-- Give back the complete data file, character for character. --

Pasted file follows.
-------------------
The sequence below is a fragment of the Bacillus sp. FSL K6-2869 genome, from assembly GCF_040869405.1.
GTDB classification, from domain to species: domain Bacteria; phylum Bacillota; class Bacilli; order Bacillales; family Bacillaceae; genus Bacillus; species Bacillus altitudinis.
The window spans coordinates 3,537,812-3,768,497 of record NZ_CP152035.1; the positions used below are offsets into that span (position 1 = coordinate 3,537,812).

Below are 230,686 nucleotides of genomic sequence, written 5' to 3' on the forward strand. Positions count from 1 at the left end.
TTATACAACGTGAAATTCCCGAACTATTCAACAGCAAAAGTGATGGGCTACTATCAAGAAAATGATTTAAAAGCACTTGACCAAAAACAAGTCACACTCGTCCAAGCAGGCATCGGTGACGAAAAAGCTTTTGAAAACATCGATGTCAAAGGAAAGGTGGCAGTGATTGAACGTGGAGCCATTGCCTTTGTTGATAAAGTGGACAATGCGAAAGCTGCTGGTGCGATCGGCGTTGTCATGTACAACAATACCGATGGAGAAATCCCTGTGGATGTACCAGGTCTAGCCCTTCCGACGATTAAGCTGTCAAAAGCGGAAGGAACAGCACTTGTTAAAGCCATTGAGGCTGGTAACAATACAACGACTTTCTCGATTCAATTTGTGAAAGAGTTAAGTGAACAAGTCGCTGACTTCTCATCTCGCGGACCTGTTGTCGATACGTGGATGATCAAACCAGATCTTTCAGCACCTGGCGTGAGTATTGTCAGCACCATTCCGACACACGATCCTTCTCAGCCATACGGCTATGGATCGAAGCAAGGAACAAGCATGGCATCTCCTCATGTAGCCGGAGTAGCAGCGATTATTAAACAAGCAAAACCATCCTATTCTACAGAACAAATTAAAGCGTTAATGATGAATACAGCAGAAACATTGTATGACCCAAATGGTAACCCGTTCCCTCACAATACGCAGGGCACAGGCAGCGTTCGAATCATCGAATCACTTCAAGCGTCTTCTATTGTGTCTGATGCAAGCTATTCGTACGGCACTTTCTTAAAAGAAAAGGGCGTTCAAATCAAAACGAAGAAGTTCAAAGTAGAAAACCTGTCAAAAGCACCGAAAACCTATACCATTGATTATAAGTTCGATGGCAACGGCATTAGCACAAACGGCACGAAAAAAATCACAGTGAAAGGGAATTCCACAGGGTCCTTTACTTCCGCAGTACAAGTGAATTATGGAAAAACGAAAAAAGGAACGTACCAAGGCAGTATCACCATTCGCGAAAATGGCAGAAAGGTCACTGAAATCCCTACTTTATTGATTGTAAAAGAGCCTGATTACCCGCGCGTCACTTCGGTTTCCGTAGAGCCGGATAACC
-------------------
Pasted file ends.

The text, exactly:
The sequence below is a fragment of the Bacillus sp. FSL K6-2869 genome, from assembly GCF_040869405.1.
GTDB classification, from domain to species: domain Bacteria; phylum Bacillota; class Bacilli; order Bacillales; family Bacillaceae; genus Bacillus; species Bacillus altitudinis.
The window spans coordinates 3,537,812-3,768,497 of record NZ_CP152035.1; the positions used below are offsets into that span (position 1 = coordinate 3,537,812).

Below are 230,686 nucleotides of genomic sequence, written 5' to 3' on the forward strand. Positions count from 1 at the left end.
TTATACAACGTGAAATTCCCGAACTATTCAACAGCAAAAGTGATGGGCTACTATCAAGAAAATGATTTAAAAGCACTTGACCAAAAACAAGTCACACTCGTCCAAGCAGGCATCGGTGACGAAAAAGCTTTTGAAAACATCGATGTCAAAGGAAAGGTGGCAGTGATTGAACGTGGAGCCATTGCCTTTGTTGATAAAGTGGACAATGCGAAAGCTGCTGGTGCGATCGGCGTTGTCATGTACAACAATACCGATGGAGAAATCCCTGTGGATGTACCAGGTCTAGCCCTTCCGACGATTAAGCTGTCAAAAGCGGAAGGAACAGCACTTGTTAAAGCCATTGAGGCTGGTAACAATACAACGACTTTCTCGATTCAATTTGTGAAAGAGTTAAGTGAACAAGTCGCTGACTTCTCATCTCGCGGACCTGTTGTCGATACGTGGATGATCAAACCAGATCTTTCAGCACCTGGCGTGAGTATTGTCAGCACCATTCCGACACACGATCCTTCTCAGCCATACGGCTATGGATCGAAGCAAGGAACAAGCATGGCATCTCCTCATGTAGCCGGAGTAGCAGCGATTATTAAACAAGCAAAACCATCCTATTCTACAGAACAAATTAAAGCGTTAATGATGAATACAGCAGAAACATTGTATGACCCAAATGGTAACCCGTTCCCTCACAATACGCAGGGCACAGGCAGCGTTCGAATCATCGAATCACTTCAAGCGTCTTCTATTGTGTCTGATGCAAGCTATTCGTACGGCACTTTCTTAAAAGAAAAGGGCGTTCAAATCAAAACGAAGAAGTTCAAAGTAGAAAACCTGTCAAAAGCACCGAAAACCTATACCATTGATTATAAGTTCGATGGCAACGGCATTAGCACAAACGGCACGAAAAAAATCACAGTGAAAGGGAATTCCACAGGGTCCTTTACTTCCGCAGTACAAGTGAATTATGGAAAAACGAAAAAAGGAACGTACCAAGGCAGTATCACCATTCGCGAAAATGGCAGAAAGGTCACTGAAATCCCTACTTTATTGATTGTAAAAGAGCCTGATTACCCGCGCGTCACTTCGGTTTCCGTAGAGCCGGATAACC